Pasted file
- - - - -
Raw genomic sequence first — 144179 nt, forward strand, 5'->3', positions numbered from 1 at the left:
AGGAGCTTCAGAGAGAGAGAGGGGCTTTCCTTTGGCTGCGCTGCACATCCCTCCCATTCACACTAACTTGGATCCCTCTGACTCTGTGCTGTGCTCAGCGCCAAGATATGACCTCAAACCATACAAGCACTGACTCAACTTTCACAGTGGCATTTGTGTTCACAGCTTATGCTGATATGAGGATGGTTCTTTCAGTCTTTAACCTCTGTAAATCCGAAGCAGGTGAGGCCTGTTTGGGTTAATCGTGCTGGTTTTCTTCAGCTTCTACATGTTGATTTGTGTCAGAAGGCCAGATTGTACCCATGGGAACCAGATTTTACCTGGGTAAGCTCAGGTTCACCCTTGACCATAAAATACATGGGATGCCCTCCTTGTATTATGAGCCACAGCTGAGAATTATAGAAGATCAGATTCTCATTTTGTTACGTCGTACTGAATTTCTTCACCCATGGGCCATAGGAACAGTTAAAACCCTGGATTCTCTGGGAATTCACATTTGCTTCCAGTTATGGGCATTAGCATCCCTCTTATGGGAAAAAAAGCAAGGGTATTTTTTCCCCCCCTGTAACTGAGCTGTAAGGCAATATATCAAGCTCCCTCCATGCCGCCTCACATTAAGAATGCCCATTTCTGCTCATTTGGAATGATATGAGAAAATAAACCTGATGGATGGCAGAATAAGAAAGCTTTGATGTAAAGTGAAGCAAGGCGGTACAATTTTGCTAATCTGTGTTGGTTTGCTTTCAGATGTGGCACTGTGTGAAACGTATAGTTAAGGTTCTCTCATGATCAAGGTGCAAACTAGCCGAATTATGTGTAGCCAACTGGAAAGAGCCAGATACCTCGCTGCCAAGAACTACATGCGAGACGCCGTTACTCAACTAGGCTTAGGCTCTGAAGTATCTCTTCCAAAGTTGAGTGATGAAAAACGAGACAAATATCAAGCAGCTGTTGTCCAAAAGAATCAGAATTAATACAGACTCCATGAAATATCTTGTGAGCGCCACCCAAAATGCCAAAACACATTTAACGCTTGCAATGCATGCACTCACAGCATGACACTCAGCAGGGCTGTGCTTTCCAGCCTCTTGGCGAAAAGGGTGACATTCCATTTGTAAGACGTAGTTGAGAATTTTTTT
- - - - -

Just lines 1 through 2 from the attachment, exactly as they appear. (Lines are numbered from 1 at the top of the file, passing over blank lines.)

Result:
Raw genomic sequence first — 144179 nt, forward strand, 5'->3', positions numbered from 1 at the left:
AGGAGCTTCAGAGAGAGAGAGGGGCTTTCCTTTGGCTGCGCTGCACATCCCTCCCATTCACACTAACTTGGATCCCTCTGACTCTGTGCTGTGCTCAGCGCCAAGATATGACCTCAAACCATACAAGCACTGACTCAACTTTCACAGTGGCATTTGTGTTCACAGCTTATGCTGATATGAGGATGGTTCTTTCAGTCTTTAACCTCTGTAAATCCGAAGCAGGTGAGGCCTGTTTGGGTTAATCGTGCTGGTTTTCTTCAGCTTCTACATGTTGATTTGTGTCAGAAGGCCAGATTGTACCCATGGGAACCAGATTTTACCTGGGTAAGCTCAGGTTCACCCTTGACCATAAAATACATGGGATGCCCTCCTTGTATTATGAGCCACAGCTGAGAATTATAGAAGATCAGATTCTCATTTTGTTACGTCGTACTGAATTTCTTCACCCATGGGCCATAGGAACAGTTAAAACCCTGGATTCTCTGGGAATTCACATTTGCTTCCAGTTATGGGCATTAGCATCCCTCTTATGGGAAAAAAAGCAAGGGTATTTTTTCCCCCCCTGTAACTGAGCTGTAAGGCAATATATCAAGCTCCCTCCATGCCGCCTCACATTAAGAATGCCCATTTCTGCTCATTTGGAATGATATGAGAAAATAAACCTGATGGATGGCAGAATAAGAAAGCTTTGATGTAAAGTGAAGCAAGGCGGTACAATTTTGCTAATCTGTGTTGGTTTGCTTTCAGATGTGGCACTGTGTGAAACGTATAGTTAAGGTTCTCTCATGATCAAGGTGCAAACTAGCCGAATTATGTGTAGCCAACTGGAAAGAGCCAGATACCTCGCTGCCAAGAACTACATGCGAGACGCCGTTACTCAACTAGGCTTAGGCTCTGAAGTATCTCTTCCAAAGTTGAGTGATGAAAAACGAGACAAATATCAAGCAGCTGTTGTCCAAAAGAATCAGAATTAATACAGACTCCATGAAATATCTTGTGAGCGCCACCCAAAATGCCAAAACACATTTAACGCTTGCAATGCATGCACTCACAGCATGACACTCAGCAGGGCTGTGCTTTCCAGCCTCTTGGCGAAAAGGGTGACATTCCATTTGTAAGACGTAGTTGAGAATTTTTTT